“No-one knows everything about everything” : People, powers and practical approaches to decentralisation in Jordan

This blog was written by Dame Stella Manzie, GPG Associate and Former Local Authority Chief Executive. She talks about decentralization through GPG’s work in Jordan with the parliamentary committees and inquiries in agriculture and tourism.  

Sunday 17th February in Amman saw the culmination of a year’s collaborative work between local elected representatives in Governorate Councils in Jordan and GPG Associates, at a seminar to present their work, organised by GPG’s Jordan office. The event felt like a real step forward and a tangible demonstration of the potential of the decentralisation programme in Jordan to make a difference on the ground. As recently as October 2018, King Abdullah II declared that the aim of decentralisation was to ensure greater citizens’ engagement in the decision-making process, improve services and distribute the gains of development fairly among regions.[1]

Since the elections in 2017, GPG Associates with a variety of political experience have worked with groups of elected representatives in the governorates of Karak and Madaba to run Committees of Inquiry into Agriculture (Karak) and Tourism (Madaba) from blank page to completed report.  The Committees chose the subject matter, wrote the terms of reference and conducted witness hearings from experts in the field, with all the preparation that entailed as well as the analysis afterwards and the writing of the report itself. At the seminar, each Committee Chair presented the findings and recommendations of their report.

The Karak Agriculture report detailed the difficulties of access to water, crop diversification and the lack of marketing capacity for produce in rural areas, or the difficulties of getting it to markets. In the case of the Madaba report on Tourism issues ranged from marketing and traffic management to the high cost of travel to Jordan and the regulatory responsibilities of those trying to generate revenue from tourism.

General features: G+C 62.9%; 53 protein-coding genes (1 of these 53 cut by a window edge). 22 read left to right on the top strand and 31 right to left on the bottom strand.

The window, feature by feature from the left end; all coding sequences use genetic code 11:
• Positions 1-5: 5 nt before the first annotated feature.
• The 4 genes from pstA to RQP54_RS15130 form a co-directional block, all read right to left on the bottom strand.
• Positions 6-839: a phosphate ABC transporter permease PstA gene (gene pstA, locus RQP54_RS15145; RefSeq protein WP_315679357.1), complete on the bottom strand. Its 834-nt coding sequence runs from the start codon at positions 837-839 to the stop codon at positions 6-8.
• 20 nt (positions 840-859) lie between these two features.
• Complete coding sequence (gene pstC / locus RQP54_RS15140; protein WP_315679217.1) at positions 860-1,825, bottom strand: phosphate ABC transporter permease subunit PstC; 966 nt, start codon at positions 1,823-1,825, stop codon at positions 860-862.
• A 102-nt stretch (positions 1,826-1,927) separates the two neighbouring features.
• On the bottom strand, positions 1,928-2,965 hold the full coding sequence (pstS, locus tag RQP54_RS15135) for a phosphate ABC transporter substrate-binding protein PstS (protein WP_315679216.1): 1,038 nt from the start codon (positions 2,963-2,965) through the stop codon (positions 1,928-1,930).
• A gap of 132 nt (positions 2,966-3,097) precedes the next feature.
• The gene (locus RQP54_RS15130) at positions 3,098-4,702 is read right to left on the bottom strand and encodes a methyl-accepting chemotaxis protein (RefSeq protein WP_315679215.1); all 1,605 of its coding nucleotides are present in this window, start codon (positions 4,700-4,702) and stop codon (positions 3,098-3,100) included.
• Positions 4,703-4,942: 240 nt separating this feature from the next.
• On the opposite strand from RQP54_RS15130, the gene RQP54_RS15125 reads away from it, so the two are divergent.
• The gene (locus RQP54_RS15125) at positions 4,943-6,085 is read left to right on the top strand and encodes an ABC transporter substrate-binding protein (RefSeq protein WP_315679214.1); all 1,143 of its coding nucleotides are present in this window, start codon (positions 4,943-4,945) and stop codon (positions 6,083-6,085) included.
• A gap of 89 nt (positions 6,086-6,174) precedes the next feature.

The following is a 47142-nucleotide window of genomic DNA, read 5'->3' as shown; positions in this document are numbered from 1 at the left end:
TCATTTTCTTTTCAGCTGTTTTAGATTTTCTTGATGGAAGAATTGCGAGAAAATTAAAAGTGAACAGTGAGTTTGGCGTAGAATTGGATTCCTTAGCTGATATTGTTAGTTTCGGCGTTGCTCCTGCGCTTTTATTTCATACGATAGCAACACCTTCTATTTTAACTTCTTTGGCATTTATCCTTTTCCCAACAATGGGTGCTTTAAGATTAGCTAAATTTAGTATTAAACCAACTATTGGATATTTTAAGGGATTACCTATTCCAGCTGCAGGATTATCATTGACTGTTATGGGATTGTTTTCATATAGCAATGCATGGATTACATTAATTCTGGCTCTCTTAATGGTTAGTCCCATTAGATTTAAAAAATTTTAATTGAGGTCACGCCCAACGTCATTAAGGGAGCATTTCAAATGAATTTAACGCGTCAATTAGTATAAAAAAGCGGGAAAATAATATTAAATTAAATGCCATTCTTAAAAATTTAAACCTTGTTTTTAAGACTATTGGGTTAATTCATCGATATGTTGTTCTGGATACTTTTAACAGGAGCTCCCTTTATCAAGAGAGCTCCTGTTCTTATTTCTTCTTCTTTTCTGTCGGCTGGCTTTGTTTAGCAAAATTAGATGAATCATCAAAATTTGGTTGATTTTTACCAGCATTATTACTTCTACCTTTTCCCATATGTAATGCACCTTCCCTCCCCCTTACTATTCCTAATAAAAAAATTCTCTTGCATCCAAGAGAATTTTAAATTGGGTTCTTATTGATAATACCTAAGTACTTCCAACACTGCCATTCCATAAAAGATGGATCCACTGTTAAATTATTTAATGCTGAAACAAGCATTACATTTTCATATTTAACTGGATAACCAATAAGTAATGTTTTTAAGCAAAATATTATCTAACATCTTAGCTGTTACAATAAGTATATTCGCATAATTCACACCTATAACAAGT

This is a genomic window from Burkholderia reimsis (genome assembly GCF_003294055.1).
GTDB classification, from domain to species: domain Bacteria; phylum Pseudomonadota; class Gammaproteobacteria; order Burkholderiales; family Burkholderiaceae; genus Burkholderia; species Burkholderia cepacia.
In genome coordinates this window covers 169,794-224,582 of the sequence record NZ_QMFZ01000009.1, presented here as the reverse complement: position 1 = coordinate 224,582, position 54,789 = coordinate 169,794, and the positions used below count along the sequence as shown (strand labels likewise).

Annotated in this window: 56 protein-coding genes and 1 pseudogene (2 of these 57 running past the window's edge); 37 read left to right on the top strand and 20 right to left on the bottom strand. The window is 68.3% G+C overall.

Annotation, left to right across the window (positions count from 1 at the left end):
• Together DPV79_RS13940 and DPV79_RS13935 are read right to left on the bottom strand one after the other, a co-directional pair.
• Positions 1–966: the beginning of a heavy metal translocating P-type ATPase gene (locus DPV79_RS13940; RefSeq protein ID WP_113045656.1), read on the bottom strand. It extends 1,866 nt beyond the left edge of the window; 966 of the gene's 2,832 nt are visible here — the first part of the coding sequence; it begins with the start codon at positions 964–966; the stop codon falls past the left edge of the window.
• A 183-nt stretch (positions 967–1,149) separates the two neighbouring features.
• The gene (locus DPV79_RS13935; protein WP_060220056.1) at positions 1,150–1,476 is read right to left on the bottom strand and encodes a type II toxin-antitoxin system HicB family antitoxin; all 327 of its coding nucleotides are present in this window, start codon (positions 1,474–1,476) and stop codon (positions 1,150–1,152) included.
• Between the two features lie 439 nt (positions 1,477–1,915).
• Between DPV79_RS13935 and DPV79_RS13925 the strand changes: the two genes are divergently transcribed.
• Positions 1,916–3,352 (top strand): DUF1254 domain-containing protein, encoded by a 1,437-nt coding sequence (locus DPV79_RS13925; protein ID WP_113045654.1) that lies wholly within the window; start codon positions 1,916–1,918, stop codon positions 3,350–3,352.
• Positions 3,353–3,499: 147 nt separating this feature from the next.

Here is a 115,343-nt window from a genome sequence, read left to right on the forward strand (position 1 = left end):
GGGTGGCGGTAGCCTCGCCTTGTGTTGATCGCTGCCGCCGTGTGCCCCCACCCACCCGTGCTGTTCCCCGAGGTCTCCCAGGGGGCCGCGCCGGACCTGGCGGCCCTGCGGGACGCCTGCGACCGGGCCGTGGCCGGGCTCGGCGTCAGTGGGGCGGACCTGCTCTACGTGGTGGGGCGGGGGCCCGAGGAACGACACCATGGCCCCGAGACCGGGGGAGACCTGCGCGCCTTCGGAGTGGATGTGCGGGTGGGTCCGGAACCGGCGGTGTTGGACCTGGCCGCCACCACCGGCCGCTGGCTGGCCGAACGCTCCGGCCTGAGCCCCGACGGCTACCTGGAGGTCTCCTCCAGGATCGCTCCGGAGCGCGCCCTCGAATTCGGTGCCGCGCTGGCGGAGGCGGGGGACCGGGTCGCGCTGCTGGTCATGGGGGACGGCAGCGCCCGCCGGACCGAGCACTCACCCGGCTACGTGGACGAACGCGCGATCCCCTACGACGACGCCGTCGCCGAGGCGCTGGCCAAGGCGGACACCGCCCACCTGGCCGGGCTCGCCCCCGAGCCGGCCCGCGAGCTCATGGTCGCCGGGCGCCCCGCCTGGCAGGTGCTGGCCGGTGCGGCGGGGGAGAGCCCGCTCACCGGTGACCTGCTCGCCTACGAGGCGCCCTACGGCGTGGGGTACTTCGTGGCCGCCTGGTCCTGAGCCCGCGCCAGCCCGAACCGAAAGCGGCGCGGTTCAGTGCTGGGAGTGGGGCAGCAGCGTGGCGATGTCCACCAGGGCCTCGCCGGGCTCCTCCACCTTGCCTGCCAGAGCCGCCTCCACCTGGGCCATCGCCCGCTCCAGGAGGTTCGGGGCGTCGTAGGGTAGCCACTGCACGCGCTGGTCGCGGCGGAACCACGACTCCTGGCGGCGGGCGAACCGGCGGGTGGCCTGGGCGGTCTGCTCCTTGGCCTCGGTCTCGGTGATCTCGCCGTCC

We then discussed the next steps now the reports had been published, to look at how their recommendations might be implemented. The event itself was about keeping the momentum going and making sure the reports do not now sit on a shelf!

These two groups of councillors were breaking new ground in Jordan at a local level in setting a standard for evidence-based policy making.

As Saed Haddadin, Chair of the Madaba Sub-Committee on Tourism said in response to a question about the value of this work, “No one knows everything about everything. We as representatives of our community need to make sure we are making decisions on the basis of accurate information and not just our hunches and beliefs. This process has meant that we now have real information on which to base our thinking about how to improve the lives of our citizens.”

The seminar was both a celebration of a successful outcome, and a way to disseminate the good practice developed within the project – with a number of invited representatives from other governorates including Amman. It also included the women elected representatives from the different layers of local and regional government in Jerash, who are undertaking another Committee of Inquiry into Increasing women’s economic potential.

Not only did the Madaba and Karak Committee members themselves very obviously feel a sense of satisfaction at having got to the point of publishing the reports, I was struck by how much the GPG Associates, who had worked with the Jordanian councillors for over a year, building up relationships and sharing expertise, were delighted that such tangible work had demonstrated real ownership by the committees and should make a real contribution to obtaining resources and taking action.

The essence of Decentralisation is the recognition that actions to improve the lives of citizens need to take place nationally, regionally and locally. Successful democracies need a pluralist approach with partnership between different levels of government and different sectors. We hope that these Committees of Inquiry can make a real contribution to Jordanian politics and to the economic goals of citizens.